U.S. to test ban against preferences Affirmative action prohibited last month by Calif. initiative

Clinton was prodded to act

Justice Department says move violates 14th Amendment

December 21, 1996|By NEW YORK TIMES NEWS SERVICE

WASHINGTON -- Plunging into a contentious legal and political arena, the White House announced yesterday that the administration had decided to join a challenge to the constitutionality of a successful California ballot initiative that bans affirmative action programs by the state and its local governments.

The Justice Department had recommended the administration's intervention after concluding that the ballot initiative, Proposition 209, approved by California's voters last month, violated the equal protection clause of the 14th Amendment.

The initiative, amending the state constitution, forbids California to use race, ethnicity or sex as a basis for preferences in hiring, promotion, contracting or school admissions.

"Rather than remedying what's wrong with the affirmative action programs that exist, Proposition 209 has the effect of abolishing affirmative action," Mike McCurry, the White House press secretary, said yesterday in announcing the administration's decision. "The president believes that we need to continue to have that as a tool to remedy discrimination in our society."

Although Proposition 209 won passage at the California polls in November, 54 percent to 46 percent, the American Civil Liberties Union won a temporary restraining order against it before it could take effect.

That order was issued by Thelton Henderson, chief judge of the U.S. District Court in San Francisco, who is to decide by Monday whether to issue an injunction against the measure and so extend the blocking of it until the matter is settled at trial.

Justice Department officials said yesterday that they had not yet decided whether they would petition the court to become a party to the suit or instead file a friend-of-the-court brief.

The Justice Department does not intend to argue broadly on behalf of any practical or legal merits of granting preferences to minorities and women per se. Instead, it will make the more limited argument that in approving the ballot measure, the voters illegally denied minorities and women the ability to seek redress from state and local institutions for past discrimination.

The administration's decision to intervene cheered the initiative's opponents, who before its passage had grumbled that President Clinton, although expressing opposition to it, was not doing enough to help defeat it.

"I think this puts a red, white and blue nail in Proposition 209's coffin," said Mark Rosenbaum, a lawyer with the ACLU of Southern California, which filed the challenge to the measure.

Supporters of the initiative attacked the administration's move.

"By joining the lawsuit against Proposition 209, Clinton has betrayed his commitment to centrist politics," said Ward Connerly, a black California businessman who led the campaign for the initiative. "He recently said he wanted to forge a coalition of the center, yet by this action he joins the radical left."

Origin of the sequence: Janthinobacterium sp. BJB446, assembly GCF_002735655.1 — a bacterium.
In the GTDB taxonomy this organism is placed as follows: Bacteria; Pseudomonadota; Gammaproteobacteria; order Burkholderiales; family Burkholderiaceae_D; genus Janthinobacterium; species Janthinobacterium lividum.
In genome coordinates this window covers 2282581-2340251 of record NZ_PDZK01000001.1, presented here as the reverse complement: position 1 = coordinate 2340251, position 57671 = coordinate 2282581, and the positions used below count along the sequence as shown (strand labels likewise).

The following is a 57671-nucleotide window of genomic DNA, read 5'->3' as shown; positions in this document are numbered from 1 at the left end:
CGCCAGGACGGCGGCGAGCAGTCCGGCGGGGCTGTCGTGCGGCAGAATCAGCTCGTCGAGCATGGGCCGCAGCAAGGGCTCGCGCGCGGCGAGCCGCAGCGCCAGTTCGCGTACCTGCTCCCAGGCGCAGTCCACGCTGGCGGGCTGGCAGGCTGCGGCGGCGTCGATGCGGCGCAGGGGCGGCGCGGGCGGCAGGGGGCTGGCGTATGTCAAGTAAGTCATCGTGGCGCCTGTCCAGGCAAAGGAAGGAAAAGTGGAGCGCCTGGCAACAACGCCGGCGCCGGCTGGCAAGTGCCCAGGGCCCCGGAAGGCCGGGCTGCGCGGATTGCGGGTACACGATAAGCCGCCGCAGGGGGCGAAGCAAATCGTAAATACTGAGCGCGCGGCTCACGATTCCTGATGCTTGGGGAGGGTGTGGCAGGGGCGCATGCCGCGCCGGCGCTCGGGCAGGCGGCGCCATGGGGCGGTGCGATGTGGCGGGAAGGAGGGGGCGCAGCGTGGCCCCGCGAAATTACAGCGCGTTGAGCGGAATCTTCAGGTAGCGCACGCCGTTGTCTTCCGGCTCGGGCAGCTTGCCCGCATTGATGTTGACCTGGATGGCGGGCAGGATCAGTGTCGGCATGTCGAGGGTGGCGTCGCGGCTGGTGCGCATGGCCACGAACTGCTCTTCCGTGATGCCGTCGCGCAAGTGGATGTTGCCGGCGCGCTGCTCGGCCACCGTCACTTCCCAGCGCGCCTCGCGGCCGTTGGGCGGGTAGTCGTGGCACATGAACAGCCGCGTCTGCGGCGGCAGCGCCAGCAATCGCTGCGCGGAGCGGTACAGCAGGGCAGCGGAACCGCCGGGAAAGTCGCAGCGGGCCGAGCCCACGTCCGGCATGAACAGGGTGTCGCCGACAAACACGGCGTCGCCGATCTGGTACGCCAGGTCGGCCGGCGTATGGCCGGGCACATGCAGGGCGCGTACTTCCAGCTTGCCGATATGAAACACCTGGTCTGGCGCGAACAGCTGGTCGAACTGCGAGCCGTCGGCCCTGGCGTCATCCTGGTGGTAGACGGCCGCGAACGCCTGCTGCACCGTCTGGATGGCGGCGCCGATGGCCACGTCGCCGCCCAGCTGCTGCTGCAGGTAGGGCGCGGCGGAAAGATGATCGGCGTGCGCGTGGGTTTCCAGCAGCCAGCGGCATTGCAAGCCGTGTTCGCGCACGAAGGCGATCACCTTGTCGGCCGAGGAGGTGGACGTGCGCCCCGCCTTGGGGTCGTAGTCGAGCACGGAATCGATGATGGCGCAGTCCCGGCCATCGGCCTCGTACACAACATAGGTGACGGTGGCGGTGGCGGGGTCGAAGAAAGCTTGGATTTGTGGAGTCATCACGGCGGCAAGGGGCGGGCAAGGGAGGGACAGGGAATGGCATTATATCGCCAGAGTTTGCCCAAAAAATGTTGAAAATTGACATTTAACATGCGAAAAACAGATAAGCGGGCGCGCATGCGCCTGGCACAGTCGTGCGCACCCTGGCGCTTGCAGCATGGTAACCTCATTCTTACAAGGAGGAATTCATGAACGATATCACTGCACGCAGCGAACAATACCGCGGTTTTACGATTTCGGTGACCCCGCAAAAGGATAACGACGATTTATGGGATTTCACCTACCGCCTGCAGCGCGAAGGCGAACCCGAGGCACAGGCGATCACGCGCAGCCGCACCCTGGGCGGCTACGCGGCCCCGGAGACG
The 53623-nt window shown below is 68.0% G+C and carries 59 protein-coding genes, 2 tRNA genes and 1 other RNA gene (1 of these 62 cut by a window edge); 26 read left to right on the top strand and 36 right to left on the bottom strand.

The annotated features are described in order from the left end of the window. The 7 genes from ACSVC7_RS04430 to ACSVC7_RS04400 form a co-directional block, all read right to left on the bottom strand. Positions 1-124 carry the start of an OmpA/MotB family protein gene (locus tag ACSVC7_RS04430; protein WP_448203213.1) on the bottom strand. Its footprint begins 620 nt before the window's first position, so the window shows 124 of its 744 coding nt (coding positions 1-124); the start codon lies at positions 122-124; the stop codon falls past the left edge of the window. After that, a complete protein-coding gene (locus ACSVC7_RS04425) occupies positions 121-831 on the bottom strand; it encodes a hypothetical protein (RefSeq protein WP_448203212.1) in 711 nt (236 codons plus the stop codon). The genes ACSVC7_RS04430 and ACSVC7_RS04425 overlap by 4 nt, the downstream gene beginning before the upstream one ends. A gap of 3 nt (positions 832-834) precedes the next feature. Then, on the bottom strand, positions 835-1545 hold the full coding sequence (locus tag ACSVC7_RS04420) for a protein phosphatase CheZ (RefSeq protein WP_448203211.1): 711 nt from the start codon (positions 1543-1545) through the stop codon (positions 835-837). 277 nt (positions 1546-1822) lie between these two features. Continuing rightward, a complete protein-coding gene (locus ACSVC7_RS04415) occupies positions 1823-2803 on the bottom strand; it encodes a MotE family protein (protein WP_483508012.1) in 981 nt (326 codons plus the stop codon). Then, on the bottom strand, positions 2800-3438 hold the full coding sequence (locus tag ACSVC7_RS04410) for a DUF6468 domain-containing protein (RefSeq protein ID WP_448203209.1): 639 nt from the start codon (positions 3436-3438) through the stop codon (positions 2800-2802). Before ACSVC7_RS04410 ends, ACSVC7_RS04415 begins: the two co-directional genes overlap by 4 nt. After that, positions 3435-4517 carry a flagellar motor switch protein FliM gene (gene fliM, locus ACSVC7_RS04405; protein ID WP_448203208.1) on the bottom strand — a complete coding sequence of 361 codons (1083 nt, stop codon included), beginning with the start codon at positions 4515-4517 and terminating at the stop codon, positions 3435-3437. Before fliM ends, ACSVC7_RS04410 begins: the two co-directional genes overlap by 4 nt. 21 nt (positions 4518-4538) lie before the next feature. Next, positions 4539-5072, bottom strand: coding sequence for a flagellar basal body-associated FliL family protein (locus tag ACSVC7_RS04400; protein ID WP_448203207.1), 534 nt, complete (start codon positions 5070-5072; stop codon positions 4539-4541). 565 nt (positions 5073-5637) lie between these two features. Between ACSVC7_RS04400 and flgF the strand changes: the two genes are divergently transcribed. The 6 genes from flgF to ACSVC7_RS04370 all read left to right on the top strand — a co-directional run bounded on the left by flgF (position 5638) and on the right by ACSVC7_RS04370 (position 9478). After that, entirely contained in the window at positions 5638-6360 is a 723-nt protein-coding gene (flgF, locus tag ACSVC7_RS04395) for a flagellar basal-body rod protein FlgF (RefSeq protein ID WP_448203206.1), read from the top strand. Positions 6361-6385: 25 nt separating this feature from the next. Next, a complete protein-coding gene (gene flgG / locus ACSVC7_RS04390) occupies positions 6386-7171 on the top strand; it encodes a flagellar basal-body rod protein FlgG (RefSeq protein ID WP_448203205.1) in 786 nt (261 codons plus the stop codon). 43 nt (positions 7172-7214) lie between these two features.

The administration undertook a broad review of federal affirmative action programs last year, prompted by Republican pressure to legislate an end to them. After that review, Clinton concluded that while some programs needed revising, the concept of preference programs for minorities and women ought to be retained.

But the decision to enter the California case raises the political stakes for Democrats, especially for their presidential nominee in 2000.

Although Clinton carried California this year despite his expressed opposition to the ballot measure, voters tend not to appreciate politicians who seek to overturn popularly passed initiatives. Indeed, a legal challenge filed by Thomas S. Foley, speaker of the House, against a voter-passed amendment in Washington state limiting terms for elected officials proved to be a major reason for his election defeat in 1994.

"The administration has placed itself not only against the principle of nondiscrimination but also against the popular will," said Clint Bolick, vice president of the Institute for Justice, a group that opposes affirmative action programs.

And with Republicans maintaining control of Congress, the administration's rationale for intervening in the case will be vigorously dissected in hearings for a new assistant attorney general for civil rights, whom Clinton has yet to nominate.

McCurry, the presidential press secretary, said the decision to try to overturn a measure approved by voters had been a difficult one for Clinton.

But he added, "If a significant, overriding constitutional concern presents itself, the president, as the nation's chief constitutional officer, has to act to defend the Constitution."

Some civil rights figures put the issue in starker terms.

"If we were to make policy based on popularity alone, African-Americans would still be slaves and women would still be denied the right to vote," said Wade Henderson, executive director of the Leadership Conference on Civil Rights.

Pub Date: 12/21/96

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